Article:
After many years under the ownership of Dr. George Ann Huck of Commerce, Missouri, a “30 Star Flag” has made its way into the Special Collections and Archives at Southeast Missouri State University. This notable piece of history - an iteration of the American flag - was first issued in 1848 when Wisconsin joined the Union, but was only in use for three years until California became a state in 1851.
Huck says the flag came from the house of a neighbor she knew growing up. After they died, she bought the house, which retained the contents of its attic though the furniture was taken.
She stumbled upon the flag in 1969 while cleaning out the attic. Since then, it’s been hanging in her living room.
“We framed it,” she said, folding the flag in half. They had kept in mind an effort to preserve the flag whenever displaying it. “It didn’t deteriorate much.”
Huck says her brother and sister attended Southeast, where she’s also spent time in the archives. Though she spoke to others about the flag, she decided the university was the closest “reliable source,” not just on who would know the flag’s history, but on who would appreciate it.
“Once we got it off the wall, we were kind of anxious to see what shape it was in,” Archival Assistant Roxanne Dunn said. “We carefully took it out of the frame, and were pleasantly surprised at what great shape it’s actually in.”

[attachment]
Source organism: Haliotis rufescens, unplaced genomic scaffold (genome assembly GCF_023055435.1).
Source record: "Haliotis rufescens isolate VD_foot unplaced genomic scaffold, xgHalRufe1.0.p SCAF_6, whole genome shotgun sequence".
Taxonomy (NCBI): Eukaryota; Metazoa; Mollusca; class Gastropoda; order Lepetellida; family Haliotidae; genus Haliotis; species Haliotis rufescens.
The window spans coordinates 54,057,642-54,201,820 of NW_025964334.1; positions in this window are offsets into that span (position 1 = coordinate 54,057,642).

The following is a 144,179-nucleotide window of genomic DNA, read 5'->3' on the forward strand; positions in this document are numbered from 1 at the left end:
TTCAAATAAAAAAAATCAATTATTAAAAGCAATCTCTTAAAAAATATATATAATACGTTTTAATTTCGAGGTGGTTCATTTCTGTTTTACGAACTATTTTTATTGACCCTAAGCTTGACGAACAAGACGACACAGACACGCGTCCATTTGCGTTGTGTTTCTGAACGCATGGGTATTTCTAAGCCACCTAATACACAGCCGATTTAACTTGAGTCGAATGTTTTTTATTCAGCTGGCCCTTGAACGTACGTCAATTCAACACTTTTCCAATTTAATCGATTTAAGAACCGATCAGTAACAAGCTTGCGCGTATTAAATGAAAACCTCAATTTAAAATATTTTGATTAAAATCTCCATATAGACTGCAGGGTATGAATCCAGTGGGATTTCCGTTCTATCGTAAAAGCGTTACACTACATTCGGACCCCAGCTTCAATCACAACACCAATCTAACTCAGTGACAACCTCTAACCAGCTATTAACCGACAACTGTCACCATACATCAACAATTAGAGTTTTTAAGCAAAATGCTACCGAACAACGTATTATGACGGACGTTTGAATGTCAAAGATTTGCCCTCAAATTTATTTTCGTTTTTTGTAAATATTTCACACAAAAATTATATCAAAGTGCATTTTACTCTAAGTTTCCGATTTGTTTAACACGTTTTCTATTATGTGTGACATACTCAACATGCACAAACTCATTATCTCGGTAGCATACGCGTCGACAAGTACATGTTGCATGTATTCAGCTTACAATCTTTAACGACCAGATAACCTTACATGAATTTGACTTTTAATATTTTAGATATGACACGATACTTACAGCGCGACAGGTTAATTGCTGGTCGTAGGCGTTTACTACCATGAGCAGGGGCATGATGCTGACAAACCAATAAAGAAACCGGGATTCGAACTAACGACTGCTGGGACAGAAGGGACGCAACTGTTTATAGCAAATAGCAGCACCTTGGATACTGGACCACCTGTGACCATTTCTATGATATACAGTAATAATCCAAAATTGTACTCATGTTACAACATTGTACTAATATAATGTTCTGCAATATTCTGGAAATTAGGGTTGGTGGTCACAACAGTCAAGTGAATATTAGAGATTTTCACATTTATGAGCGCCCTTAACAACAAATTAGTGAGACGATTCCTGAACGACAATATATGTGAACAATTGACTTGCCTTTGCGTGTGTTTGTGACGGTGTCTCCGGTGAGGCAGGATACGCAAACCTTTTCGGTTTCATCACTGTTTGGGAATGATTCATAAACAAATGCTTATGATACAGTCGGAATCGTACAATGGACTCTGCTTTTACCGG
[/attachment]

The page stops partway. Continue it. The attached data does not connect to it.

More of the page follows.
“I still don’t know much about the flag,” Huck says, “I’d like to know who had it--did they carry it in a war?”
Dunn says telling by its good condition, it seems the flag was not exposed to much.
Last year, the Archives had a World War I flag out on display. That flag has faced more deterioration because of its exposure to the natural elements, but that is not the case with this 30-star flag.
“The university actually made [the flag] to commemorate student and faculty involvement in the war,” Dunn said.
Dunn says they typically don’t receive such nationally historic pieces, as most of their archive items are centered around the history of southeast Missouri.
“It’s certainly something that we think is such a real important piece to collect,” Dunn said. “Here on Special Collections and Archives, we really do focus on regional. This is a nice opportunity to step outside that a bit, and look at things on the national level.”
It’s likely, Dunn says, that the rarity the few years the flag was used increased its rarity.
More research into the history of the flag needs to be done, and Huck said she hopes experts at the university and the archive can shed some light on its past, all while having the flag visible for visitors to take a look at history.